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Name and Bounds. The territory now under the jurisdiction of New Hampshire was included in the grant made by King James I. to the Plymouth Company in 1620. The name it bears was used first in the grant made by the Council of that Company to Capt. John Mason of Hampshire, England, in 1629, and was then given to "all that part of the mainland in New England” between the Merrimack and the Piscataqua rivers. After New Hampshire became a province its boundaries were fixed, much the same as now, by royal authority, on the south and east in 1740, and on the west in 1764.

The northern and southern boundaries of the State were the subject of long controversy. The former was definitely settled by the Webster-Ashburton treaty between the United States and Great Britain in 1842, and the latter was not declared established by the General Court until 1901.

Early Government. The first settlements in New Hampshire were made at Dover in 1623, Portsmouth in 1631, Exeter in 1638, and Hampton in 1639. For several years these early settlements had no general government.

The four towns, Dover, Portsmouth, Exeter, and Hampton, were independent communities. Each, though without any delegated power from the Crown, had its government formed by voluntary agreements, which claimed and exercised both municipal and ecclesiastical jurisdiction. This simple plan of government naturally was a reproduction of the forms with which the settlers had been familiar in the English towns from which they came. When, in 1640, a general government became necessary for these settlements, their political and religious differences prevented its formation. The civil strife which distracted England made appeal to the Crown hopeless and they sought the protection of Massachusetts. That colony already had construed its charter of 1629, which only vaguely described its northern boundary, to entitle it to assume jurisdiction over New Hampshire. Accordingly in 1641-43 these New Hampshire towns by formal written agreement “resigned their jurisdiction to Massachusetts,” were guaranteed their liberties with the privilege of sending deputies to the General Court and became a part of Norfolk county. This union, convenient to the people of New Hampshire and agreeable to the people of both colonies, was continued until 1679-80, when, the Lords Justices of the King's Bench and Common Pleas having decided that the claim of Massachusetts to jurisdiction over New Hampshire was invalid, a royal order was issued severing them and organizing New Hampshire as a separate royal province.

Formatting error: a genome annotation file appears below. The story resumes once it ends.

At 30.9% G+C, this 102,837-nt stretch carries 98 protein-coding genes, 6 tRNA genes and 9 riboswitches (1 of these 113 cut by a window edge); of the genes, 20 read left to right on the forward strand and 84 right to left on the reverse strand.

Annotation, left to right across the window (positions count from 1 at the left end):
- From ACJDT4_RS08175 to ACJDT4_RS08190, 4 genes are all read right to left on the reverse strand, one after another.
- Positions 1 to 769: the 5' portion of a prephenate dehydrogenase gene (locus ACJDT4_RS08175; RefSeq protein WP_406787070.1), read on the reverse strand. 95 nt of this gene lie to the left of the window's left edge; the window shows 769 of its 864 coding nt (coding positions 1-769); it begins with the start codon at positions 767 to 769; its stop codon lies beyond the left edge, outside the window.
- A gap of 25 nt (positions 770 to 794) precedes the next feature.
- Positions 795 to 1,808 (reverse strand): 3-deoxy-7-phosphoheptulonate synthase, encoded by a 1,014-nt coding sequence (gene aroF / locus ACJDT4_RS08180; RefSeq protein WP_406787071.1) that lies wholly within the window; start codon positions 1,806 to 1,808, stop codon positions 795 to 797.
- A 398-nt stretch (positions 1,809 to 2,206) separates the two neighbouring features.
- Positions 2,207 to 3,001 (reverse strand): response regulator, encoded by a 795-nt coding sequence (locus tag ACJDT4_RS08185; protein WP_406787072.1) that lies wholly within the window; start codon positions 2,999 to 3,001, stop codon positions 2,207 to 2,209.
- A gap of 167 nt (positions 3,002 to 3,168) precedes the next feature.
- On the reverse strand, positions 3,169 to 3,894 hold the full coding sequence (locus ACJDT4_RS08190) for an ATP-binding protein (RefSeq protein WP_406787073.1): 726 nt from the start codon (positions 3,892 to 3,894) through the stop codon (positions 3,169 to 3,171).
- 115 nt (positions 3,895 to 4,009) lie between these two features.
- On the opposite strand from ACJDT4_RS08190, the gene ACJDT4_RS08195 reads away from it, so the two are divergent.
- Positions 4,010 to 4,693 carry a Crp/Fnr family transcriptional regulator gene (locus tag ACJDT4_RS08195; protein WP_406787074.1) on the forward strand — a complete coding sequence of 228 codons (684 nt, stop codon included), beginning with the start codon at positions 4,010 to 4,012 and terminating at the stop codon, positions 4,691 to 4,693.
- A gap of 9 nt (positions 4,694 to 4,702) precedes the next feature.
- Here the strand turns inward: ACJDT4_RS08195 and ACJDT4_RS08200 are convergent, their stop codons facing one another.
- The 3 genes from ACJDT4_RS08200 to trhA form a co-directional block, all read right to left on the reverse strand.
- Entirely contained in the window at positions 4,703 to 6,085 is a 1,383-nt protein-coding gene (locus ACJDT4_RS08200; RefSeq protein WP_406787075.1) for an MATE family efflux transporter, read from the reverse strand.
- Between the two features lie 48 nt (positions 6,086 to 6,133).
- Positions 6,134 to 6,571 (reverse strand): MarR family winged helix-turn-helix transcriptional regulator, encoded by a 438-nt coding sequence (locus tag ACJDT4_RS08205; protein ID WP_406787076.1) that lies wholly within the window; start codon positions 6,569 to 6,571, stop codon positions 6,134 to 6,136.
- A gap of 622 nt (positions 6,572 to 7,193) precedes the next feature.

Provincial Government. This government was erected by the issue of a commission (Provincial Papers, vol. 1, pp. 373–382) from King Charles II. to John Cutt, Esq., of Portsmouth, dated Sept. 18, 1679, constituting a President and Council for the province of New Hampshire, appointing him to be its first president and authorizing them to issue writs for “the calling of a General Assembly, using and observing there such rules and methods as to the persons who are to choose their deputies and the time and place of meeting as they shall judge most convenient,” and delegating to them specified legislative, executive, and judicial powers, but reserving to the King the right of annulling all their acts, laws and ordinances. While the rudiments of an earlier organic law applicable to the inhabitants of New Hampshire may be traced in the charter of the Plymouth Company of 1620, in its grant to Mason and his Patents to the settlers, in their voluntary combinations, and in their written agreement with Massachusetts in 1641, this commission issued to John Cutt in 1679 marks the formal beginning of constitutional government in New Hampshire.

Despite the appointment in 1685 of Joseph Dudley as governor of New England, the reunion of New Hampshire with Massachusetts from 1690-92 and their administration by the same governor from 1698 to 1741, New Hampshire continued to be a royal province until the Revolution. The fundamental instrument of government of New Hampshire during this period, 1679-1776, though it was violated perhaps as often as followed, was the Cutt commission as formally amended by the commissions of successive royal governors and the informal changes wrought in it by the interpretation and administration of the laws by the Governor and Council, sometimes in harmony, but oftener in conflict, with the